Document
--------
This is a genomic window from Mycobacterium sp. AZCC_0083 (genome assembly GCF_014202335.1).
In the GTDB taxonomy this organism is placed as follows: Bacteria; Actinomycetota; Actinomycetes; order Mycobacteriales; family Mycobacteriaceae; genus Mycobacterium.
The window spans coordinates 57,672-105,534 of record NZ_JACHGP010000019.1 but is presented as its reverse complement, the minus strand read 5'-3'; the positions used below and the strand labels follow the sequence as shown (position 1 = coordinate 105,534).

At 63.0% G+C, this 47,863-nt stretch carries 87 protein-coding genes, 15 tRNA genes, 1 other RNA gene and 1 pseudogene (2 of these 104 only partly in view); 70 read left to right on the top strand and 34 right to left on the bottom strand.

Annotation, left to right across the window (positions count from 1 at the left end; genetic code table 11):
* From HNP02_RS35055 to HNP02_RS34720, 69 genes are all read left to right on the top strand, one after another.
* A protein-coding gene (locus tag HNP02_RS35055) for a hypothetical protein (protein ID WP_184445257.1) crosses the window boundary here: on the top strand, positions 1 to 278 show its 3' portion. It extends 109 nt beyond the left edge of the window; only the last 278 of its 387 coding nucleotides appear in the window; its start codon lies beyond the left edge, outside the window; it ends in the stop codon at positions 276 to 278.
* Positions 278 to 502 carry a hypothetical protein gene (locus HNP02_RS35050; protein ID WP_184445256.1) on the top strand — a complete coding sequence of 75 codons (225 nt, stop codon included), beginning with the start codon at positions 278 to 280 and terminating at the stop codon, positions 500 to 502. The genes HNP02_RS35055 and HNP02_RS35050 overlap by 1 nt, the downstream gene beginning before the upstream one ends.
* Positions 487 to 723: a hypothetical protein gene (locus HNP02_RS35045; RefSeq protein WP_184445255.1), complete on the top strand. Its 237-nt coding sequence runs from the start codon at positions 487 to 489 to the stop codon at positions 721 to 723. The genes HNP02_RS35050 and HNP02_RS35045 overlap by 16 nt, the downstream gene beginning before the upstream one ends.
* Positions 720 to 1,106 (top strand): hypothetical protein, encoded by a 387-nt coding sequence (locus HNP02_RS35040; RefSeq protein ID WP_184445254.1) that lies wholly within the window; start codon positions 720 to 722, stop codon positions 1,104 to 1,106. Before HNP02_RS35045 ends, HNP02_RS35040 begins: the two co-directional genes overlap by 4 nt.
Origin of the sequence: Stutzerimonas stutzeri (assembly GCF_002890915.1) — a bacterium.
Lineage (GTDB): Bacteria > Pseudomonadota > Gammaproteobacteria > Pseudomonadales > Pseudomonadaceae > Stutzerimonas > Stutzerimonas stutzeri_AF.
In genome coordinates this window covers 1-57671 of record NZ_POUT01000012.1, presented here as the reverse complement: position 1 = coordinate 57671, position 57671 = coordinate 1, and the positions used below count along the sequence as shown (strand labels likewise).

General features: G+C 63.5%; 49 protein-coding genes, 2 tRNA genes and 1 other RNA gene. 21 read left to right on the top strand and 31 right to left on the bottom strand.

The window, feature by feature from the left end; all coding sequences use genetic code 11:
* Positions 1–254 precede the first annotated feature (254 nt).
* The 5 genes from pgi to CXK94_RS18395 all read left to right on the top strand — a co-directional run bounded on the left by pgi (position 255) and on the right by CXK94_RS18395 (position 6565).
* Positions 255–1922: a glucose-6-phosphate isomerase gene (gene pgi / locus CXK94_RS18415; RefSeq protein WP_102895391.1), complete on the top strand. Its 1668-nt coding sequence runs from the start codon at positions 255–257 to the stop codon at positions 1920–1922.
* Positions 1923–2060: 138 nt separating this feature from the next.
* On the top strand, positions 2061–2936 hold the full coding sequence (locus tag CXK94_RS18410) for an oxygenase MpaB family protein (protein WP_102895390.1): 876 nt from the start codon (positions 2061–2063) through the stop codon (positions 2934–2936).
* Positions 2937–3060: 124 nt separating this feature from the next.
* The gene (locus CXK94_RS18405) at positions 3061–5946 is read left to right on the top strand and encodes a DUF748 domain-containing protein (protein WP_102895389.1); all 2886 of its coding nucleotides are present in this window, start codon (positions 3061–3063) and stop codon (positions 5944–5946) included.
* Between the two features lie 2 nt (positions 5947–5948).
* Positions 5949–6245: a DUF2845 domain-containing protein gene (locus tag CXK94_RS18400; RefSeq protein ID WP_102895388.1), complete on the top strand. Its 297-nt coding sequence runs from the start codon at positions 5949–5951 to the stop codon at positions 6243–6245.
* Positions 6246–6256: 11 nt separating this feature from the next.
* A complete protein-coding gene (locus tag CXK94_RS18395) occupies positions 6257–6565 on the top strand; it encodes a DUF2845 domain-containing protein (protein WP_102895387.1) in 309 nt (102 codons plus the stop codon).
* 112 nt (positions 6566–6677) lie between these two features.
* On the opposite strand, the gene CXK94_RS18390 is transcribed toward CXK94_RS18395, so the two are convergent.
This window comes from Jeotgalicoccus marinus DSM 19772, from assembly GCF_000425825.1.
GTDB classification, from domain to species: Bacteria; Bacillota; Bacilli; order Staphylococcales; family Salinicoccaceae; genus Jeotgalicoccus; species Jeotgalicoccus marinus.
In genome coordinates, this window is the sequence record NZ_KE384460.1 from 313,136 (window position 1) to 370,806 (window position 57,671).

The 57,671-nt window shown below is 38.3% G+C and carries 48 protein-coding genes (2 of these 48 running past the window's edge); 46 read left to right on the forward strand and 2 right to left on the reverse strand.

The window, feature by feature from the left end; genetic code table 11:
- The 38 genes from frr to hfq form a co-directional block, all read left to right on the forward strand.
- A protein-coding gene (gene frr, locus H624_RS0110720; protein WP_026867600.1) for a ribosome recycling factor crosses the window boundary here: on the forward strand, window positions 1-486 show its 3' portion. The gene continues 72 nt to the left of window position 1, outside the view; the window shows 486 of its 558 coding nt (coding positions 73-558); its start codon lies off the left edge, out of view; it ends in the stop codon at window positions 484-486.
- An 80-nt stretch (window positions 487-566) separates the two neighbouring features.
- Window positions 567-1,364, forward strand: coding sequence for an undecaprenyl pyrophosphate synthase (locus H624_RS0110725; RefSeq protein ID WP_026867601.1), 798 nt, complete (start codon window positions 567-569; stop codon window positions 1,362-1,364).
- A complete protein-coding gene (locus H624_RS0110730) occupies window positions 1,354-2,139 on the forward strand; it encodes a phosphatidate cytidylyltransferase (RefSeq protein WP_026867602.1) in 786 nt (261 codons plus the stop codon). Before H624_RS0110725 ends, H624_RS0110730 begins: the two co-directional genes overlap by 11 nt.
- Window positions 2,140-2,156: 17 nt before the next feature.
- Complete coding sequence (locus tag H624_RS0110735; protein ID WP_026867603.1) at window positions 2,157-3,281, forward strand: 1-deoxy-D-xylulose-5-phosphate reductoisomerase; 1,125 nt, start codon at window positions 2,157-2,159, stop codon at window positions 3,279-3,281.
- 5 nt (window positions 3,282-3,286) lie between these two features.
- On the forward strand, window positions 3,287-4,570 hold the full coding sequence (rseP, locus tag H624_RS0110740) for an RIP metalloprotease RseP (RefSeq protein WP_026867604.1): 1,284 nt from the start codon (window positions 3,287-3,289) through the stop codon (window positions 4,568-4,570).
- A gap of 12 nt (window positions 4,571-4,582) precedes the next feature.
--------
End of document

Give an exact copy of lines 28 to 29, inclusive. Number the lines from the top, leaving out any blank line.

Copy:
* On the opposite strand, the gene CXK94_RS18390 is transcribed toward CXK94_RS18395, so the two are convergent.
This window comes from Jeotgalicoccus marinus DSM 19772, from assembly GCF_000425825.1.